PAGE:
Illinois Fire Service Home Day a Success

The seventh annual Illinois Fire Service Home Day event was held June 14 to influence lawmakers whose actions might affect firefighters and the fire service.


When the federal government tries to enact legislation or do something that may adversely affect the fire service, it’s important to make lawmakers understand the impact of their actions.

That’s the rationale for hosting the annual Illinois Fire Service Home Day events, says Paul Darley, president and CEO of W.S. Darley & Co., who just last week served as chairman of the seventh annual event.

Held at the Mutual Aid Box Alarm System’s (MABAS) Readiness Center in Wheeling, Ill., the event was attended by more than 150 people including state and federal lawmakers and many of their staff members.

“It’s critically important for us to have legislators who can mobilize very quickly when an issue arises,” said Darley who has been the chairman of each of the annual events. “When an issue comes up, we have 100 fire chiefs and the ears of Congressmen and staffers to react.”

Too often, the government moves to cut funding for programs like the Federal Emergency Management (FEMA) FireAct and SAFER grant programs without fully realizing the effects such actions might have on firefighters and the fire service, Darley said.

“Through events like this, we can mobilize with one voice,” Darley said. “It really is what I call a grassroots effort.”

The Illinois Home Day event, which was held on June 14, was sponsored by the Metropolitan Fire Chief’s Association of Illinois which partnered with the Fire Apparatus Manufacturers’ Association (FAMA) and the Fire and Emergency Manufacturers and Services Association (FEMSA).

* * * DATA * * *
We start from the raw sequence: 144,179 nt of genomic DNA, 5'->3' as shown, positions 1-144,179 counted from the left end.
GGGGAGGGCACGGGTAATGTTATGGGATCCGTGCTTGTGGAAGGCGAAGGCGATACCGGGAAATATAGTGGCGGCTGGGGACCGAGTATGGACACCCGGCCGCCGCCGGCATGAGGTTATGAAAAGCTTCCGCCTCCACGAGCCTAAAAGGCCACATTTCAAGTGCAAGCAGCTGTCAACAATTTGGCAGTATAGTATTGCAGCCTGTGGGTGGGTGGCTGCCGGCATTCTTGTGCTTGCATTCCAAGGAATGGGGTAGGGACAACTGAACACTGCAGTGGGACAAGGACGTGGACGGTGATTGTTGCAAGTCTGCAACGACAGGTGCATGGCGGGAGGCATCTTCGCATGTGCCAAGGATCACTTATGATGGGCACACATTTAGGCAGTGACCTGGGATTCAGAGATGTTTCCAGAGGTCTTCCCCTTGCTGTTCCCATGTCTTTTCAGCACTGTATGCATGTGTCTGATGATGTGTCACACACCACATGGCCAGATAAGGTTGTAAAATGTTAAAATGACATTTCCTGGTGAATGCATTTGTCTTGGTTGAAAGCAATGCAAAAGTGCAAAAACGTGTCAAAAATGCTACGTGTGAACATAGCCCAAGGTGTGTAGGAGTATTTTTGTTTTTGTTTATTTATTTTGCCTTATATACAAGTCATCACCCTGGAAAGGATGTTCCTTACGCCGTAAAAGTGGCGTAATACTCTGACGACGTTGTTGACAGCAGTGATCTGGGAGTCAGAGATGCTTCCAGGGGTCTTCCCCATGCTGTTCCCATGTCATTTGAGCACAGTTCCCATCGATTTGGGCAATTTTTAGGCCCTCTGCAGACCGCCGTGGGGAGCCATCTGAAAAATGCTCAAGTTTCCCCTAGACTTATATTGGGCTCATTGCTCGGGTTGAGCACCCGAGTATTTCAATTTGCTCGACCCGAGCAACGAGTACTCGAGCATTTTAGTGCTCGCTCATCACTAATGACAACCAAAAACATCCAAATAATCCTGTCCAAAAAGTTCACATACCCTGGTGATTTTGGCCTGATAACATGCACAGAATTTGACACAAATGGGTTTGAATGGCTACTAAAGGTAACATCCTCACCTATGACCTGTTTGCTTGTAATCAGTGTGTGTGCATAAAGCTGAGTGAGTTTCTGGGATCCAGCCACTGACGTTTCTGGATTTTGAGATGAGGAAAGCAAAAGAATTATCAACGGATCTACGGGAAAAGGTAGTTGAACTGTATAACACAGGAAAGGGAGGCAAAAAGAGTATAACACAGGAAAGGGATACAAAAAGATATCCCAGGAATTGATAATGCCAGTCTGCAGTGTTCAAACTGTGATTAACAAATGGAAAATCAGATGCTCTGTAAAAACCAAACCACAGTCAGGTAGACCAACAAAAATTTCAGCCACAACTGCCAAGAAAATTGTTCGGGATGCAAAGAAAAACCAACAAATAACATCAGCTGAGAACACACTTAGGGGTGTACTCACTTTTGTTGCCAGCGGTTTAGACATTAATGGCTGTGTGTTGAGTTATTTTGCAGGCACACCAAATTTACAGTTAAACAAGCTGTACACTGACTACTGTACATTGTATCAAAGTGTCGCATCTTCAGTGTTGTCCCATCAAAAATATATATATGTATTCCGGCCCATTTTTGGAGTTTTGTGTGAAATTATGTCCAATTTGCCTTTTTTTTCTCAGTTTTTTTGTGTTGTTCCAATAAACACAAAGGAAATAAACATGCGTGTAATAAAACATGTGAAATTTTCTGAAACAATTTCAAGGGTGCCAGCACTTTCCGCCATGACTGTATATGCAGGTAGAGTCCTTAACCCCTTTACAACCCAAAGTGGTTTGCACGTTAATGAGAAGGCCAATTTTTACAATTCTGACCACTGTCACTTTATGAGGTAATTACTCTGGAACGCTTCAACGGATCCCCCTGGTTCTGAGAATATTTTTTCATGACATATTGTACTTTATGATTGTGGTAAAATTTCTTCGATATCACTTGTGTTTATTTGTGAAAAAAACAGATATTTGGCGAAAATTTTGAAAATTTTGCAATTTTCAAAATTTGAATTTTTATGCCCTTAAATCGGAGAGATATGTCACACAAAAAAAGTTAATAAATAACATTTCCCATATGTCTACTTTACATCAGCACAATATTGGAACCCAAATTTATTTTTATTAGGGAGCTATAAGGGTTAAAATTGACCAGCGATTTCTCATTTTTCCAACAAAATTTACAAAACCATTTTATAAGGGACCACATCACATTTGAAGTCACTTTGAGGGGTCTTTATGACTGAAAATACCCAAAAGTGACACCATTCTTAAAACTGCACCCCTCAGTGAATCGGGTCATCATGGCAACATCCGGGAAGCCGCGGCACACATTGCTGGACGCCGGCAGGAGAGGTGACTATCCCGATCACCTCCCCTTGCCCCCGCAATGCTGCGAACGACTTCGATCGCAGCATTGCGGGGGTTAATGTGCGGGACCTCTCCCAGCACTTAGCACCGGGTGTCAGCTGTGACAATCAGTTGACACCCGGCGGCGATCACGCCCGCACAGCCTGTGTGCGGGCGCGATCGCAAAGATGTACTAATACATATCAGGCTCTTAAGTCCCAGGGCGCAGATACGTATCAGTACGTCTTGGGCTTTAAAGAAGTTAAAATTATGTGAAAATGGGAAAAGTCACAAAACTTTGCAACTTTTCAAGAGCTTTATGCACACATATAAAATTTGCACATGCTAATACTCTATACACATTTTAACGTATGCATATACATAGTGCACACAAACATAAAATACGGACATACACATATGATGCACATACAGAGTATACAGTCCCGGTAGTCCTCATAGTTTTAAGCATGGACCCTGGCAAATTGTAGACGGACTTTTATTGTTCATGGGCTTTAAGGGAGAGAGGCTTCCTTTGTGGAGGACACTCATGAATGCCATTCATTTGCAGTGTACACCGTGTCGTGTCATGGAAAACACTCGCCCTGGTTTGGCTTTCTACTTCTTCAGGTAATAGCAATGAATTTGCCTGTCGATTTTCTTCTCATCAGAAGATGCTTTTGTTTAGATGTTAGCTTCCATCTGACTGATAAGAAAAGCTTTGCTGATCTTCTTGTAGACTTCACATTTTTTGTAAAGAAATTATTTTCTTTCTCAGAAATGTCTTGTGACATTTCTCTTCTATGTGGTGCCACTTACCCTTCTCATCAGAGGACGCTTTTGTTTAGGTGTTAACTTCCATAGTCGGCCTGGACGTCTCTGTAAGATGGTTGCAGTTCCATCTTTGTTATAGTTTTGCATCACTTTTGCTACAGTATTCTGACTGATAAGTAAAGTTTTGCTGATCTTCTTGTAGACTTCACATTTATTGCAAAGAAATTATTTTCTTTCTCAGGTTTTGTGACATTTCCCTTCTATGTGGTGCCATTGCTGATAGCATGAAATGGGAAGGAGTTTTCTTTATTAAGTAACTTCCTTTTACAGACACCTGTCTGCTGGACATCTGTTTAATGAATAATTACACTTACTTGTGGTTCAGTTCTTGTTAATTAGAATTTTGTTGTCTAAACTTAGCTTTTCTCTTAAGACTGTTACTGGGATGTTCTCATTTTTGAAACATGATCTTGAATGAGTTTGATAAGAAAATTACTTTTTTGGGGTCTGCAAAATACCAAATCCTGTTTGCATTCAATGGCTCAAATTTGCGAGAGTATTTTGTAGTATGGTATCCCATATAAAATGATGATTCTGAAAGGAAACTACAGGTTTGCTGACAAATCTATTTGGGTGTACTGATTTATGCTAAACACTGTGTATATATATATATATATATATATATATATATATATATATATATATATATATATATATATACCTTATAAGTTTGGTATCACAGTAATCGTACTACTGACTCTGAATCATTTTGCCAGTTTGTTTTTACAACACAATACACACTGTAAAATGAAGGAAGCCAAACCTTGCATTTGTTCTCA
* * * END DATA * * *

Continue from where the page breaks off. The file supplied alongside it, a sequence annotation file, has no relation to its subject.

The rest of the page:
For the past several years, FAMA and FEMSA have made legislative lobbying a priority of both organizations. In fact, they joined common efforts and goals to create the FAMA/FEMSA Governmental Advisory Council (GAC).

The goal of the GAC is to monitor legislation and programs that affect the fire service and enact legislation beneficial for all FAMA and FEMSA members.

The bigger and more overriding mission is to promote communications and relationships between the two organizations in regard to common legislative goals.

One of the GAC’s initiatives is to promote home days in states to influence lawmakers locally, among their constituents.

During the Illinois Home Day, 13 vendors of fire service-related goods were on hand to show lawmakers and their staffs items they make and how they are used in firefighting and rescue work, Darley said, noting it gives legislators the opportunity to truly see what the equipment does.

Darley said by exposing lawmakers to the fire service, it makes the equipment and the people who use it real and, perhaps makes them pause when they consider legislation that may cut fire service grants and funding.

“They realize there are constituents who might be affected by their actions,” Darley said.

For last week’s event, U.S. Congressman Peter Roskam, a Republican representing the Sixth District of Illinois, was the keynote speaker, according to Darley, who said Roskam is also a member of the Congressional Fire Service Caucus.

Other speakers included: James Reardon, Executive Director of MABAS;  Hank Clemmensen, First Vice President of the lnternational Association of Fire Chiefs; Don Mobley, Fire Grant Specialist, US Department of Homeland Security; and Larry Matkaitis, Illinois State Fire Marshal.

“We had an incredibly successful day,” Darley said, commenting that planning for the eighth annual Home Day event is already underway. He said next year, attendees will be given a firefighting experience and use much of the equipment firefighters use daily.